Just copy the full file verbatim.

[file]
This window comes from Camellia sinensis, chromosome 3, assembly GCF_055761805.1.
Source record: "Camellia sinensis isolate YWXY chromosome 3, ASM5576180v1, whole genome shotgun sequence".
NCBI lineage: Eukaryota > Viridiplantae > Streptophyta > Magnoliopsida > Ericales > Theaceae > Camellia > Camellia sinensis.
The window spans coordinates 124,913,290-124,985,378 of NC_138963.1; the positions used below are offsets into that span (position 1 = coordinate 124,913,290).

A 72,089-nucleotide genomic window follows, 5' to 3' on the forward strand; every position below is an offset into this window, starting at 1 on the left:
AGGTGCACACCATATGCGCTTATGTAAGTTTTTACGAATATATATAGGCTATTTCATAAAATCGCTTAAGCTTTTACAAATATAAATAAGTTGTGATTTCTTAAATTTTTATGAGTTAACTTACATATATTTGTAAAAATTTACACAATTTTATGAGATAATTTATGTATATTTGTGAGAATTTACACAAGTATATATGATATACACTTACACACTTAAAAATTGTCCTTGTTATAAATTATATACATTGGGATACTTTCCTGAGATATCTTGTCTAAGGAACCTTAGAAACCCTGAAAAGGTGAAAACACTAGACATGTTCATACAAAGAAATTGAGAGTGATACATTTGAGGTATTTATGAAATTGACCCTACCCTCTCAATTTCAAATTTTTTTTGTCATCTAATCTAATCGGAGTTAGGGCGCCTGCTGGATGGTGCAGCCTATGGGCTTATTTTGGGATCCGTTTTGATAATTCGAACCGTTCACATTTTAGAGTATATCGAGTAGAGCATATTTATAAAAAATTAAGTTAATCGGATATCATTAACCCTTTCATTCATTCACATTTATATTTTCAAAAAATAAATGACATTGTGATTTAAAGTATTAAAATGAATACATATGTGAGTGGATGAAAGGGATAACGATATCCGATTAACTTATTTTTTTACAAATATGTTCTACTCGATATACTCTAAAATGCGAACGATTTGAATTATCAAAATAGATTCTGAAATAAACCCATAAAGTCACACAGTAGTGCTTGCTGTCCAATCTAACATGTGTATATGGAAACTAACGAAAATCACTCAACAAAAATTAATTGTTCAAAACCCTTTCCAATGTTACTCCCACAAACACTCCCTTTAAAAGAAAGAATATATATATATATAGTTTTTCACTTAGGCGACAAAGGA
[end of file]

This window comes from Camellia sinensis, chromosome 3, assembly GCF_055761805.1.
Source record: "Camellia sinensis isolate YWXY chromosome 3, ASM5576180v1, whole genome shotgun sequence".
NCBI lineage: Eukaryota > Viridiplantae > Streptophyta > Magnoliopsida > Ericales > Theaceae > Camellia > Camellia sinensis.
The window spans coordinates 124,913,290-124,985,378 of NC_138963.1; the positions used below are offsets into that span (position 1 = coordinate 124,913,290).

A 72,089-nucleotide genomic window follows, 5' to 3' on the forward strand; every position below is an offset into this window, starting at 1 on the left:
AGGTGCACACCATATGCGCTTATGTAAGTTTTTACGAATATATATAGGCTATTTCATAAAATCGCTTAAGCTTTTACAAATATAAATAAGTTGTGATTTCTTAAATTTTTATGAGTTAACTTACATATATTTGTAAAAATTTACACAATTTTATGAGATAATTTATGTATATTTGTGAGAATTTACACAAGTATATATGATATACACTTACACACTTAAAAATTGTCCTTGTTATAAATTATATACATTGGGATACTTTCCTGAGATATCTTGTCTAAGGAACCTTAGAAACCCTGAAAAGGTGAAAACACTAGACATGTTCATACAAAGAAATTGAGAGTGATACATTTGAGGTATTTATGAAATTGACCCTACCCTCTCAATTTCAAATTTTTTTTGTCATCTAATCTAATCGGAGTTAGGGCGCCTGCTGGATGGTGCAGCCTATGGGCTTATTTTGGGATCCGTTTTGATAATTCGAACCGTTCACATTTTAGAGTATATCGAGTAGAGCATATTTATAAAAAATTAAGTTAATCGGATATCATTAACCCTTTCATTCATTCACATTTATATTTTCAAAAAATAAATGACATTGTGATTTAAAGTATTAAAATGAATACATATGTGAGTGGATGAAAGGGATAACGATATCCGATTAACTTATTTTTTTACAAATATGTTCTACTCGATATACTCTAAAATGCGAACGATTTGAATTATCAAAATAGATTCTGAAATAAACCCATAAAGTCACACAGTAGTGCTTGCTGTCCAATCTAACATGTGTATATGGAAACTAACGAAAATCACTCAACAAAAATTAATTGTTCAAAACCCTTTCCAATGTTACTCCCACAAACACTCCCTTTAAAAGAAAGAATATATATATATATAGTTTTTCACTTAGGCGACAAAGGA